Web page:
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An excerpt from www.HouseOfNames.com archives copyright 2000 - 2016


The name Birnays reached English shores for the first time with the ancestors of the Birnays family as they migrated following the Norman Conquest of 1066. The Birnays family lived in Norfolk, where they were established since the early Middle Ages. The family's name, however, derives from their former place of residence, the town of Bernai, in the department of Eure, Normandy. The popularity of this given name among Normans in the centuries immediately following the Norman Conquest of 1066 was greatly increased by virtue of its having been borne by St. Bernard of Clairvaux (c.1090-1153) founder and abbott of a monastery at Clairvaux.

Birnays Early Origins



The surname Birnays was first found in Norfolk, where they claim descent from Berney, in the hundred of North Greenhow. The local has been lost through the years, but the family held a family seat at Park Hall in the parish of Reedham. "The baronet's family are asserted to have been at Berney, near Walsingham, co, Norfolk at the time of the Norman Conquest a great improbability, although their very early settlement there cannot be questioned." [1]CITATION[CLOSE]
Lowe, Mark Anthony, Patronymica Britannica, A Dictionary of Family Names of the United Kingdom. London: John Russel Smith, 1860. Print.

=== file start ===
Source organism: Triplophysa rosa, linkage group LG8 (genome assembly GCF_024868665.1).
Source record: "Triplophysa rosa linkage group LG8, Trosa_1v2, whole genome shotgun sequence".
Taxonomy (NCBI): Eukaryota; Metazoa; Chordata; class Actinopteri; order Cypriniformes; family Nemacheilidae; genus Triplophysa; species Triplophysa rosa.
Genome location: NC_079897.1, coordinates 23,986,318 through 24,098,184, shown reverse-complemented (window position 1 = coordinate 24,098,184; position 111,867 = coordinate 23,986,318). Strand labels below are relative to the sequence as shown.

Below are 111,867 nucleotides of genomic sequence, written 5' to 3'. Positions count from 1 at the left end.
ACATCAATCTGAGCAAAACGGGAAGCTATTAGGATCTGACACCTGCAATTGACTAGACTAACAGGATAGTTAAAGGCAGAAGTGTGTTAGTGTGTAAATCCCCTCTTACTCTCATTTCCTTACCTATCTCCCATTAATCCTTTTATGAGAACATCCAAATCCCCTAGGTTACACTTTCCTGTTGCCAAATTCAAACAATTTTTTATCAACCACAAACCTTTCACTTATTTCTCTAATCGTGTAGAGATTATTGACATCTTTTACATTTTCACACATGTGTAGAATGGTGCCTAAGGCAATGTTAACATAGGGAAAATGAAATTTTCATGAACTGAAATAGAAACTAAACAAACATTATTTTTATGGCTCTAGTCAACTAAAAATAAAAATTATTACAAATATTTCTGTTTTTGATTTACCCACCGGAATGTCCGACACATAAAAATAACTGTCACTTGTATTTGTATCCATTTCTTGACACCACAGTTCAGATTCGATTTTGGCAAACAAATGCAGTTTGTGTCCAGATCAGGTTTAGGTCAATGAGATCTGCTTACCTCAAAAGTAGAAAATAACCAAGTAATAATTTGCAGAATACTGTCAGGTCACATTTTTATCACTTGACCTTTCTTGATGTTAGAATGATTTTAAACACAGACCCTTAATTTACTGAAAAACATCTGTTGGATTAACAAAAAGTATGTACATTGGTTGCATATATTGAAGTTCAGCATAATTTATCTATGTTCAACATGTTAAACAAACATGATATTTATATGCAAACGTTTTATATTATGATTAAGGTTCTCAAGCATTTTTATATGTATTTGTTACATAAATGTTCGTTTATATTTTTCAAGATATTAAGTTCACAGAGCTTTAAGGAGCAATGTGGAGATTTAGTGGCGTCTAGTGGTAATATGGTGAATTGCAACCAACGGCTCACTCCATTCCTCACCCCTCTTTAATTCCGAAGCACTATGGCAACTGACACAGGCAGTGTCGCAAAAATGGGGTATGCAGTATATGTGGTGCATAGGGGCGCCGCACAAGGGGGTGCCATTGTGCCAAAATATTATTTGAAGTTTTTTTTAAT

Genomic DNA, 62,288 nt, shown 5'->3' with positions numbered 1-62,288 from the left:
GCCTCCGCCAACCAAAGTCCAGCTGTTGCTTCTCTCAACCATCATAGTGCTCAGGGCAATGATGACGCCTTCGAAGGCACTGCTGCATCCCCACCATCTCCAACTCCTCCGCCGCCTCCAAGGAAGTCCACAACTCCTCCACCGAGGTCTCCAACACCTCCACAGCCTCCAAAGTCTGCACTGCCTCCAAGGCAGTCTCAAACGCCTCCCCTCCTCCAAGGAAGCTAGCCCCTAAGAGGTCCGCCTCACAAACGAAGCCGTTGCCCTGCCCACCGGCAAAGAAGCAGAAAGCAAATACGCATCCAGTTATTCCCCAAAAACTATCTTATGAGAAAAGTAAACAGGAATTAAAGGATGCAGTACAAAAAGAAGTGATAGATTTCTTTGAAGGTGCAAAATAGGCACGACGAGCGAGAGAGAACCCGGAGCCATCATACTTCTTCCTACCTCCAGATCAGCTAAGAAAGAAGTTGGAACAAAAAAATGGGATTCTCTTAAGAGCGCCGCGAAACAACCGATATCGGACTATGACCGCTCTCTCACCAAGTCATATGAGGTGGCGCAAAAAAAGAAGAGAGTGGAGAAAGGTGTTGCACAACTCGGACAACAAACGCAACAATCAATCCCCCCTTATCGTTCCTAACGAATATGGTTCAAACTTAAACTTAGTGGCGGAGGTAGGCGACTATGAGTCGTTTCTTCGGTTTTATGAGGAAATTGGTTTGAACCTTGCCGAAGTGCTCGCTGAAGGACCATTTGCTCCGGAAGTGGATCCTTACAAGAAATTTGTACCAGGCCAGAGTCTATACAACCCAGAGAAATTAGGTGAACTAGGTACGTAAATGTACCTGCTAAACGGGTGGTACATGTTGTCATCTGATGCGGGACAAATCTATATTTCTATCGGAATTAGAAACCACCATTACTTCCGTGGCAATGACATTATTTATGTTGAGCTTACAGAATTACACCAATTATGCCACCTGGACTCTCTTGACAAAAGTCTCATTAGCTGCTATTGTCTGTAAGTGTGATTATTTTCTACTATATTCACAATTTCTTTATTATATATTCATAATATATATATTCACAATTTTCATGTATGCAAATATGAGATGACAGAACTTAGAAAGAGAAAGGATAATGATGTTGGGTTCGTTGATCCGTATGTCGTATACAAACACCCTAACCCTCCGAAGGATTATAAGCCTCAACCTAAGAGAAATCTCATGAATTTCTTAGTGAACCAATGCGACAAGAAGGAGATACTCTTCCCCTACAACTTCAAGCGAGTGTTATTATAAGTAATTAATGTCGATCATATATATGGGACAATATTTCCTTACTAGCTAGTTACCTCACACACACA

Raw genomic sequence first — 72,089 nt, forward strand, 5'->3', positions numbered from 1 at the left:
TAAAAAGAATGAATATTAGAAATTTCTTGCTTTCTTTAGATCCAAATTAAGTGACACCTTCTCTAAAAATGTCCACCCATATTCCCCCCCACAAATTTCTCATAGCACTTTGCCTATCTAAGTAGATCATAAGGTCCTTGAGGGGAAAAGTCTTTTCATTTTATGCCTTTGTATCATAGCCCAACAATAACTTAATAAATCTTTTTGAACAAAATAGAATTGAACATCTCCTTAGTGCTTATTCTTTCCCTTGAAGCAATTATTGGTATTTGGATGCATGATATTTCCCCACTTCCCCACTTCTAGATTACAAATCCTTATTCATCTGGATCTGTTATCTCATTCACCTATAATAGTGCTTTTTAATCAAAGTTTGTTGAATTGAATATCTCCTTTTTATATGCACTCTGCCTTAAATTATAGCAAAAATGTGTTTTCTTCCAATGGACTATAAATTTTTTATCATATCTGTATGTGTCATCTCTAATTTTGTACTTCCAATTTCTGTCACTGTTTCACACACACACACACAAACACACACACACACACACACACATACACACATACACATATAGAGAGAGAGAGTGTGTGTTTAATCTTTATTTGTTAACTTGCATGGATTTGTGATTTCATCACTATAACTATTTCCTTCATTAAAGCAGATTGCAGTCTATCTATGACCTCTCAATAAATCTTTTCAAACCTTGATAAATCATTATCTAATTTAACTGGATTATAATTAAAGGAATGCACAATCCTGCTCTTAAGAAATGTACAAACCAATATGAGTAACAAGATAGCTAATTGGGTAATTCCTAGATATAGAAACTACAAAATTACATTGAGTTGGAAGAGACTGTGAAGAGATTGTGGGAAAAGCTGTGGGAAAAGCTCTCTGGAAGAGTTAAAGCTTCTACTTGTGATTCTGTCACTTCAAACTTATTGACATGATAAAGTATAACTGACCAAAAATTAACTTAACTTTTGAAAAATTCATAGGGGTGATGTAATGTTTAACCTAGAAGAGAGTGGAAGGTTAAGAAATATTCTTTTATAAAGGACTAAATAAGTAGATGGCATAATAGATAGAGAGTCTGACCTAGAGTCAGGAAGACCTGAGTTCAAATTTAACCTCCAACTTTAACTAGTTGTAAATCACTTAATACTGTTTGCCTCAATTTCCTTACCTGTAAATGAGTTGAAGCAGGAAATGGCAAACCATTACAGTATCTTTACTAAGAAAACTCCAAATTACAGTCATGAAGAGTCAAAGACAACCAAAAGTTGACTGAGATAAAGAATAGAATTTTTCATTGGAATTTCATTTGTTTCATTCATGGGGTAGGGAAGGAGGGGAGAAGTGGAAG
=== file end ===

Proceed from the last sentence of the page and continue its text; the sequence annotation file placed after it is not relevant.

What we have confirmed is the family seat was "acquired by the marriage of Sir Thomas de Berney with Margaret, daughter and heir of Sir William de Reedham in the reign of Edward III. " [2]CITATION[CLOSE]
Shirley, Evelyn Philip, The Noble and Gentle Men of England; The Arms and Descents. Westminster: John Bower Nichols and Sons, 1866, Print.

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Birnays Spelling Variations


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Birnays Spelling Variations



Anglo-Norman names tend to be marked by an enormous number of spelling variations. This is largely due to the fact that Old and Middle English lacked any spelling rules when Norman French was introduced in the 11th century. The languages of the English courts at that time were French and Latin. These various languages mixed quite freely in the evolving social milieu. The final element of this mix is that medieval scribes spelled words according to their sounds rather than any definite rules, so a name was often spelled in as many different ways as the number of documents it appeared in. The name was spelled Berney, Berny, Bernay, Bernays, Bernys, Burney and others.